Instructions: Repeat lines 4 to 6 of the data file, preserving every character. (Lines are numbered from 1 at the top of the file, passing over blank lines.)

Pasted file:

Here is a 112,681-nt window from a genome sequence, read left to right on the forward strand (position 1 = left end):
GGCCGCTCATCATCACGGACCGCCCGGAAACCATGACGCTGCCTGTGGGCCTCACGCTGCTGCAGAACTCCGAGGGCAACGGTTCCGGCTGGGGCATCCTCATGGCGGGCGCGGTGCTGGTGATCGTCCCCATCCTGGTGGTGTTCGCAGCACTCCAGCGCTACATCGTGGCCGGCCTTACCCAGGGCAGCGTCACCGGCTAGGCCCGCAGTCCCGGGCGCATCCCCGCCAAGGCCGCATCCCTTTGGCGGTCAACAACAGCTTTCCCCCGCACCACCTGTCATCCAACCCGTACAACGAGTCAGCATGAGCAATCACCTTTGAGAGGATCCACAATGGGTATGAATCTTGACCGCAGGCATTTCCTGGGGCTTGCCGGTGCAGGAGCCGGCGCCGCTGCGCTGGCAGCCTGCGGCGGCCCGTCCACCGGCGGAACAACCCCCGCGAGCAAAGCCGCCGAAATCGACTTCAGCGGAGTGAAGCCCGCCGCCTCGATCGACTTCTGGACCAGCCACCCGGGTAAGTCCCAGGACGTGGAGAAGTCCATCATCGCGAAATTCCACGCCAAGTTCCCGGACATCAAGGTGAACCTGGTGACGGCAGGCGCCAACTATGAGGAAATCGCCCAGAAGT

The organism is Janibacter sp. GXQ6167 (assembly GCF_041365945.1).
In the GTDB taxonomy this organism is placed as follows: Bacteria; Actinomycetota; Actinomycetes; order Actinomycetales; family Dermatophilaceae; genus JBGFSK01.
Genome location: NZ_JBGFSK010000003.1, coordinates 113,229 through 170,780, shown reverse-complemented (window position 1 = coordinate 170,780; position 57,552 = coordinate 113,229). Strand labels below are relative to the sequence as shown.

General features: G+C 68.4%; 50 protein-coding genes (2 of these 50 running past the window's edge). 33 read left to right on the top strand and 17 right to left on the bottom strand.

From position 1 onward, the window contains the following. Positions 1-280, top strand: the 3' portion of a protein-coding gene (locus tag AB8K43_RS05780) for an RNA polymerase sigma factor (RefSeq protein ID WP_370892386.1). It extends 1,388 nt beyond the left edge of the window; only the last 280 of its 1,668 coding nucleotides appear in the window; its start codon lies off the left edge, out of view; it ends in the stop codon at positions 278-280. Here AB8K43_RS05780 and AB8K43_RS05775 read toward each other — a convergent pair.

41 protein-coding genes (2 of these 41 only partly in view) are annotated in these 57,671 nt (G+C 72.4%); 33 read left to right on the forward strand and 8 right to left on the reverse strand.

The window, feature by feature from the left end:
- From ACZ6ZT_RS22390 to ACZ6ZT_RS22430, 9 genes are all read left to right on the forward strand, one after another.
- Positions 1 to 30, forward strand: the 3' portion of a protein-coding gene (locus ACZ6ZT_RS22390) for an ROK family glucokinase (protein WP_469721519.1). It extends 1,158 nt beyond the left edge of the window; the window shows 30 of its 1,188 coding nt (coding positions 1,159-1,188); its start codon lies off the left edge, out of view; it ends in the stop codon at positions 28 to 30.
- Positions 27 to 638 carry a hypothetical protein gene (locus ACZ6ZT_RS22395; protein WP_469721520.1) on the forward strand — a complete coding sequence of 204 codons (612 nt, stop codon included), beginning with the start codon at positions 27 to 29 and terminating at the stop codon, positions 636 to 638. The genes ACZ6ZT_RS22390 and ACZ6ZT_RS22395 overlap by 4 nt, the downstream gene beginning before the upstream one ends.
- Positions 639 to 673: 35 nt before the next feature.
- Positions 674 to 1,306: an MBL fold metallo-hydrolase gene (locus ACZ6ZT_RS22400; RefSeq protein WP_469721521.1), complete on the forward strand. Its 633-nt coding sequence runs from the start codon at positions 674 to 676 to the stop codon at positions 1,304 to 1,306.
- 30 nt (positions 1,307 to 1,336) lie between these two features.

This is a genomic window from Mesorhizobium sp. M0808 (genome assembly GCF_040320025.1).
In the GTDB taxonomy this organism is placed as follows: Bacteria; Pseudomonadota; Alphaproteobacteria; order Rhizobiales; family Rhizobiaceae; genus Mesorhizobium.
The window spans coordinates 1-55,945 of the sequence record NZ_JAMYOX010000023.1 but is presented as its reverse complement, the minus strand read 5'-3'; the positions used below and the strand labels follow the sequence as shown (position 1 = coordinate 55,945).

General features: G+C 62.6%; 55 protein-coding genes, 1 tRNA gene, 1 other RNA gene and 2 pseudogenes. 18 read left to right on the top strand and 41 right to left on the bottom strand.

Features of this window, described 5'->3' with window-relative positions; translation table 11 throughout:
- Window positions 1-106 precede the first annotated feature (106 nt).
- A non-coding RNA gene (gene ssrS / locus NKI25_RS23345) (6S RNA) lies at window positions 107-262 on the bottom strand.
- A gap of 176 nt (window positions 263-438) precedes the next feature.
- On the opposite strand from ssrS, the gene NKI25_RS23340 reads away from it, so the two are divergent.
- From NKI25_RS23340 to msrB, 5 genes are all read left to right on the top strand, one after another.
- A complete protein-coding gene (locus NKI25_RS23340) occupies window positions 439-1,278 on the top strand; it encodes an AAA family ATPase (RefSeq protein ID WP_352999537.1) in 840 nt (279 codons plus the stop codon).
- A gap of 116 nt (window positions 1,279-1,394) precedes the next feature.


In the GTDB taxonomy this organism is placed as follows: Bacteria; Actinomycetota; Actinomycetes; order Actinomycetales; family Dermatophilaceae; genus JBGFSK01.
Genome location: NZ_JBGFSK010000003.1, coordinates 113,229 through 170,780, shown reverse-complemented (window position 1 = coordinate 170,780; position 57,552 = coordinate 113,229). Strand labels below are relative to the sequence as shown.

General features: G+C 68.4%; 50 protein-coding genes (2 of these 50 running past the window's edge). 33 read left to right on the top strand and 17 right to left on the bottom strand.